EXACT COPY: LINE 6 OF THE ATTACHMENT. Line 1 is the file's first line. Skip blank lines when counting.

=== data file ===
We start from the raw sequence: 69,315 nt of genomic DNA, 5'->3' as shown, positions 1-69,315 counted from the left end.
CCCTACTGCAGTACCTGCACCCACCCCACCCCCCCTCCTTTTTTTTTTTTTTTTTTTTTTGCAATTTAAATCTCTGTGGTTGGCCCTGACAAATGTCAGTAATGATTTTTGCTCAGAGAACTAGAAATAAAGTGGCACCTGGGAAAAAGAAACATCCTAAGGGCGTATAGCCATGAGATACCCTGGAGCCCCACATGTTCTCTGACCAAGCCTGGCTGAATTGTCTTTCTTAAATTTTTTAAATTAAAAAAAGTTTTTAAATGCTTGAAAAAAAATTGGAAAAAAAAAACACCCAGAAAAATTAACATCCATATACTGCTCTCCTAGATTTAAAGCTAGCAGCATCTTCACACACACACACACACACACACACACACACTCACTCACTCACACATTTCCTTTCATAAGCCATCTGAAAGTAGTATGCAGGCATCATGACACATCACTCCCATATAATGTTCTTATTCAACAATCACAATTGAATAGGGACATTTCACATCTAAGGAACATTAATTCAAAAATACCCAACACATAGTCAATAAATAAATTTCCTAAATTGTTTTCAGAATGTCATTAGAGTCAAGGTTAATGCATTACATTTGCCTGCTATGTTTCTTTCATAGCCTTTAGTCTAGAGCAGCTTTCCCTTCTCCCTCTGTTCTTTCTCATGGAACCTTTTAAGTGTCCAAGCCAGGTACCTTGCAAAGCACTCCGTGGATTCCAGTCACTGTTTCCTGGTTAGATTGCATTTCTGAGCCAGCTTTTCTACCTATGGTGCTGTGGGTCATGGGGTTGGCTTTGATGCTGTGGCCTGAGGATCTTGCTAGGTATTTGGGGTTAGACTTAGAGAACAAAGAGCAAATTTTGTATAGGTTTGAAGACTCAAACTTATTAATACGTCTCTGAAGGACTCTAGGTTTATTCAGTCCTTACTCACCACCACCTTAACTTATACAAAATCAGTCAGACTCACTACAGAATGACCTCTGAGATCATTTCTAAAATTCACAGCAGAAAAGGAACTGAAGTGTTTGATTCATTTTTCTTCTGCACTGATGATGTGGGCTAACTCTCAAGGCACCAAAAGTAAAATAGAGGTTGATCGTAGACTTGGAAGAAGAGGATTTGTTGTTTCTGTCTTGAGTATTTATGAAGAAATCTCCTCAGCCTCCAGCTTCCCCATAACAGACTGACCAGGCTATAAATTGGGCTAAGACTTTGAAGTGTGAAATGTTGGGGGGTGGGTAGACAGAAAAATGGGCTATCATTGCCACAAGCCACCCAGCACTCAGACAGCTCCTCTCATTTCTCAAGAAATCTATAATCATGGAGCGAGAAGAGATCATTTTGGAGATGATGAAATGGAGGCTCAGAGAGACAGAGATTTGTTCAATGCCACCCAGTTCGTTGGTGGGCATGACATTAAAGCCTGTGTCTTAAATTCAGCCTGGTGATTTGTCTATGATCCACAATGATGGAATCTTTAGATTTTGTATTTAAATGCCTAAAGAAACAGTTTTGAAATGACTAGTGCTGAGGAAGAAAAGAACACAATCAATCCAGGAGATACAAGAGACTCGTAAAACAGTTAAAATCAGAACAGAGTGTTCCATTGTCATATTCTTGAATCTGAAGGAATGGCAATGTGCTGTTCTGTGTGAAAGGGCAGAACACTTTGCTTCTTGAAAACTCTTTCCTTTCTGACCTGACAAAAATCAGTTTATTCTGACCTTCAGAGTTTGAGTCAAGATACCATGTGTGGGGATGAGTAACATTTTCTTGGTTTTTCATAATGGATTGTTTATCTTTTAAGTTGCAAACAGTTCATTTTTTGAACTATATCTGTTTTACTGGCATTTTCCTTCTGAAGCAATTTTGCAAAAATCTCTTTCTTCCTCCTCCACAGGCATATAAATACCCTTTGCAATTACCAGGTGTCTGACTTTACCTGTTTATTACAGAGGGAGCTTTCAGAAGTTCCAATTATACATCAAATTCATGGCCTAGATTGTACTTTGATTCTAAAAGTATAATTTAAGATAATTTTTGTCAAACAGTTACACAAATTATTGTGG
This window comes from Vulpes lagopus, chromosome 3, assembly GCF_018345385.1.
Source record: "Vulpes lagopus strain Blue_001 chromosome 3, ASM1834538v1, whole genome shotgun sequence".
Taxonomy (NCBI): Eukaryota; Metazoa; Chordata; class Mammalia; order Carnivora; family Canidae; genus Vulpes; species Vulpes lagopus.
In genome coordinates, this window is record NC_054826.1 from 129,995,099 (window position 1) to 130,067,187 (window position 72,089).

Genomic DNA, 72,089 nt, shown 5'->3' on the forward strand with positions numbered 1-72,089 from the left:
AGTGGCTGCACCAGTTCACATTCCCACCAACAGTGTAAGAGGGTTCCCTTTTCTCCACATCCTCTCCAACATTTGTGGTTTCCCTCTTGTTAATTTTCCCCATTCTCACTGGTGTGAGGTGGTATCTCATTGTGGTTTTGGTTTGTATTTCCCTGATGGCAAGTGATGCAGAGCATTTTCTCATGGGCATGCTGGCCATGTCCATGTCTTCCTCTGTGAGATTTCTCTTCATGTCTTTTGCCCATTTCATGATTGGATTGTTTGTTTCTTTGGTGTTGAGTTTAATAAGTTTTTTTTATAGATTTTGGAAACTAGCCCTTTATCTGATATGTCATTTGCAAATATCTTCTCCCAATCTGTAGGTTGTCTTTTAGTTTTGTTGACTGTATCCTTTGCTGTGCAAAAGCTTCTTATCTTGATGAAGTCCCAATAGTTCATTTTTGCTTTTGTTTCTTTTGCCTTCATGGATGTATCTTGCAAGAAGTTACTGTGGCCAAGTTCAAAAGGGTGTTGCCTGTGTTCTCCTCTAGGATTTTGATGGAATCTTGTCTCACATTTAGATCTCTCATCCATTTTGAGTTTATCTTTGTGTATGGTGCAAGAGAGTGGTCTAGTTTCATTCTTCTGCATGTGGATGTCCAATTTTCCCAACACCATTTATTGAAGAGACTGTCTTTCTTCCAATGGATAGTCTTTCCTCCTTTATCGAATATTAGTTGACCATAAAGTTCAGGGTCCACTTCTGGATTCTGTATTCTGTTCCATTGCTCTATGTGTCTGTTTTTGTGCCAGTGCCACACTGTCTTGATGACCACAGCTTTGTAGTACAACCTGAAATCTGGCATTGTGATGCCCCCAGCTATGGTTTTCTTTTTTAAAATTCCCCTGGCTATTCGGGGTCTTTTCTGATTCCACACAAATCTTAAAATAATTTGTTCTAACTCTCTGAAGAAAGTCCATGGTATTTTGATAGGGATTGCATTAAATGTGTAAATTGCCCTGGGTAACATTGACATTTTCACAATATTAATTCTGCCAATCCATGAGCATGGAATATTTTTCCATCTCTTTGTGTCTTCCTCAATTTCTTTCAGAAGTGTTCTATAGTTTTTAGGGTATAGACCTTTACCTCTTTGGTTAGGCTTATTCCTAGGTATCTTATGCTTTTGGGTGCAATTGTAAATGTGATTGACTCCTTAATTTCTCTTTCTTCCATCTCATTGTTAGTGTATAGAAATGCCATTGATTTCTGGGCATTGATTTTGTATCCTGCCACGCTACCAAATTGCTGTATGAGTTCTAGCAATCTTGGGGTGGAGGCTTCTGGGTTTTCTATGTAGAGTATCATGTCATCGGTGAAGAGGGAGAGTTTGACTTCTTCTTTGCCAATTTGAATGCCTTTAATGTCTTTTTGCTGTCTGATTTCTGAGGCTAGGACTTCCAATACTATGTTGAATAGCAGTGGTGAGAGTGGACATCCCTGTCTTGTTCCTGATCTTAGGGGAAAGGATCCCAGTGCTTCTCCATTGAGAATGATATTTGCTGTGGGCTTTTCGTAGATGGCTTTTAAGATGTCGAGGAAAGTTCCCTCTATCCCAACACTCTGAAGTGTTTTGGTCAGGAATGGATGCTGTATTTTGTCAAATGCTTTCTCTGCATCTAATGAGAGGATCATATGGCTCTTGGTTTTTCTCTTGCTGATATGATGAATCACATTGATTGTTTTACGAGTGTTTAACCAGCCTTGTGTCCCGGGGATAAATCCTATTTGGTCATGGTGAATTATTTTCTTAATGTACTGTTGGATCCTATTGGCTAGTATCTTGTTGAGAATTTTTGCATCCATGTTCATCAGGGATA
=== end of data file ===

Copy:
In genome coordinates, this window is record NC_054826.1 from 129,995,099 (window position 1) to 130,067,187 (window position 72,089).